Buck Bond Group

Healthy people or simpler tax code? To me the choice is clear.

by Tags:

I guess I have been in this business too long. One of my colleagues asked me what I thought about this talk on taxation of benefit plans and I barely flinched. We have been watching for this in budget after budget, both provincial and federal, and yet it has been a long time since taxation on benefit plans was expanded. I am surprised that this is under consideration under this government and particularly this Minister of Finance.

As a bit of background, employer-paid premiums for Life insurance have been taxed federally and employer-paid premiums for all benefits, except disability, are taxable in Quebec.

“Which offers the greater benefit to Canada, having a healthy population or simplifying the tax act? .” Lizann Reitmeier, Health Practice Leader, Toronto

“Which offers the greater benefit to Canada, having a healthy population or simplifying the tax act?” Lizann Reitmeier, Health Practice Leader, Toronto

According to the National Post, the government is looking for tax fairness and to simplify the tax code. The article further suggests that the government would roll out tax credits as an offset, that would apply to all Canadians and not just those with employer-paid Health and Dental plans. This, in theory, would be more equitable as employees (outside Quebec) do not pay income tax on either the premium for their Health and Dental plans or on the claims they have reimbursed, but they do on Life Insurance premium. Individual coverage on the other hand is paid for in after tax dollars, although the premium qualifies for the medical expense tax credit.

Personally, while I am not in favour of more tax, this is a bigger consideration than how much tax we pay. I am concerned that the government has lost sight of the advantage employer plans bring to Canadians. Would they be collecting additional tax with one hand and paying it out in lost productivity and higher health costs with the other?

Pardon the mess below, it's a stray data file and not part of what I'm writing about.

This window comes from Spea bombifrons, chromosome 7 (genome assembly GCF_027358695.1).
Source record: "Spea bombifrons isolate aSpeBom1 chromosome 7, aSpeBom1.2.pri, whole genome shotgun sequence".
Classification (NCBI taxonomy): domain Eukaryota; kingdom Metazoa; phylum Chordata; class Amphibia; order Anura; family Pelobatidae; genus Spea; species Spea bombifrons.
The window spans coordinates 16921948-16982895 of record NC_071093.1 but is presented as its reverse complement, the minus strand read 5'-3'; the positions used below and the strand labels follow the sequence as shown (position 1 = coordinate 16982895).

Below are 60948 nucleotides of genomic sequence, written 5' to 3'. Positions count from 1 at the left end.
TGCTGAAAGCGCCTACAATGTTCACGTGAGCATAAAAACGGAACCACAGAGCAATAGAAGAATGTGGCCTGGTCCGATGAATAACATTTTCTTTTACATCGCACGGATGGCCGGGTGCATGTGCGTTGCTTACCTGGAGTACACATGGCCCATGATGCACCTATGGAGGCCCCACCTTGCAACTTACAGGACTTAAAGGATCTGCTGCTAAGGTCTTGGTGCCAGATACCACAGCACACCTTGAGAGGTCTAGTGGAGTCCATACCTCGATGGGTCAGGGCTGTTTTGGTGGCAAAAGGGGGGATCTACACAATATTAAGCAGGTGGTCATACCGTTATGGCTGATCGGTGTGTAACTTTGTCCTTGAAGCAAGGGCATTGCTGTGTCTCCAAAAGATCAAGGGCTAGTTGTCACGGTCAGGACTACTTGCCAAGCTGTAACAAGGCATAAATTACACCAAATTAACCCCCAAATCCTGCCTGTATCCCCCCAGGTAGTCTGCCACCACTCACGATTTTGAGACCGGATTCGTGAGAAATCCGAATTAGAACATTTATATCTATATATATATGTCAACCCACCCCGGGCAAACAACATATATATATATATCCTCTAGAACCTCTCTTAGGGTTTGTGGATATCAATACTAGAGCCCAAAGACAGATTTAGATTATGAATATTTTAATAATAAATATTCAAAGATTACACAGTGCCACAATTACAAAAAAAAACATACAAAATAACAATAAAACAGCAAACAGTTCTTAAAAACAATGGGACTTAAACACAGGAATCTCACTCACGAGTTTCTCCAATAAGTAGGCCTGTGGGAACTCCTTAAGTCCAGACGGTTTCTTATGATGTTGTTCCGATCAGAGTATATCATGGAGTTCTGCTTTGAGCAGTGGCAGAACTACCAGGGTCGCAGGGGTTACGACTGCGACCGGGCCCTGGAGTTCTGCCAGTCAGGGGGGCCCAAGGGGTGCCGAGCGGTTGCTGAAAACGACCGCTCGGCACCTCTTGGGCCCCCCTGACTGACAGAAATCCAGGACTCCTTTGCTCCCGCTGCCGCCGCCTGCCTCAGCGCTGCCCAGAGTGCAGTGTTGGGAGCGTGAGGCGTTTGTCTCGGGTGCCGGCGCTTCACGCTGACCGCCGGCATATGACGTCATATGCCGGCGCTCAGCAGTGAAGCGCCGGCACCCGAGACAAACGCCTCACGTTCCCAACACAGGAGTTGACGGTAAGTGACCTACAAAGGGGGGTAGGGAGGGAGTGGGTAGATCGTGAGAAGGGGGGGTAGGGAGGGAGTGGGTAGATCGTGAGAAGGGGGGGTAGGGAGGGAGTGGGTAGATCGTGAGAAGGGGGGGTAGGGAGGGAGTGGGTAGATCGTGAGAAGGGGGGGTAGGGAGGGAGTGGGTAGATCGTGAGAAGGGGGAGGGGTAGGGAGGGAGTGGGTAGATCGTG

I am always surprised at the value people place on their benefit plan, as the average family probably claims less than $2,000 annually in Health and Dental claims. And though I say that as if $2,000 were nothing, it is a consequential amount in a typical household budget. In 2015, Money Sense magazine estimated 60% of Canadian households had incomes of less than $90,000. These are average Canadians, who have to keep a roof over their heads, keep the lights and heat on, and put food on the table. They require transportation, not to mention house insurance and telephone. In addition, there are an onslaught of “must haves” like cell phones, internet and television services that seem to come at an uncontrollable price and are no longer luxuries. Even at the top end of the average income, finding an extra $2,000 for Health and Dental services in the budget will be challenging. And what if there is a catastrophe? What if an expensive drug is required when there is no employer plan? That family turns to the government plan. Of course, that would be a provincial plan, funded with transfer dollars from the federal government.

Which offers the greater benefit to Canada, having a healthy population or simplifying the tax act? Healthy people, to my mind; they’re the ones who can innovate, grow the economy, pay income tax, and not spend time in the medical system: all great things.

The National Post article indicates that, when Quebec introduced tax on Health and Dental, the number of employer-sponsored plans decreased and there was no offsetting increase in the number of private policies issued. As already noted, few households are looking to take on additional expenses, but more important is the underwriting basis of individual plans. Under individual plans, evidence of insurability and pre-existing exclusions limit the number of people eligible for coverage and the benefits available. These provisions screen out people, like you and me, who have a family history of something, or even their own managed medical condition. Employer plans, for all but the smallest employers, do not have these restrictions, so society benefits from the contribution of the person with, for instance, treated high blood pressure or diabetes or arthritis, and the employee has access to drugs without worrying about budgeting for the cost.

In short, Mr. Finance Minister, you are well qualified to know the advantage employer-sponsored Health and Dental plans bring to Canada. Yes, they provide a small tax advantage to Canadians covered under these plans, but they ensure a healthy population and prevent millions of dollars of cost each year from falling on public plans.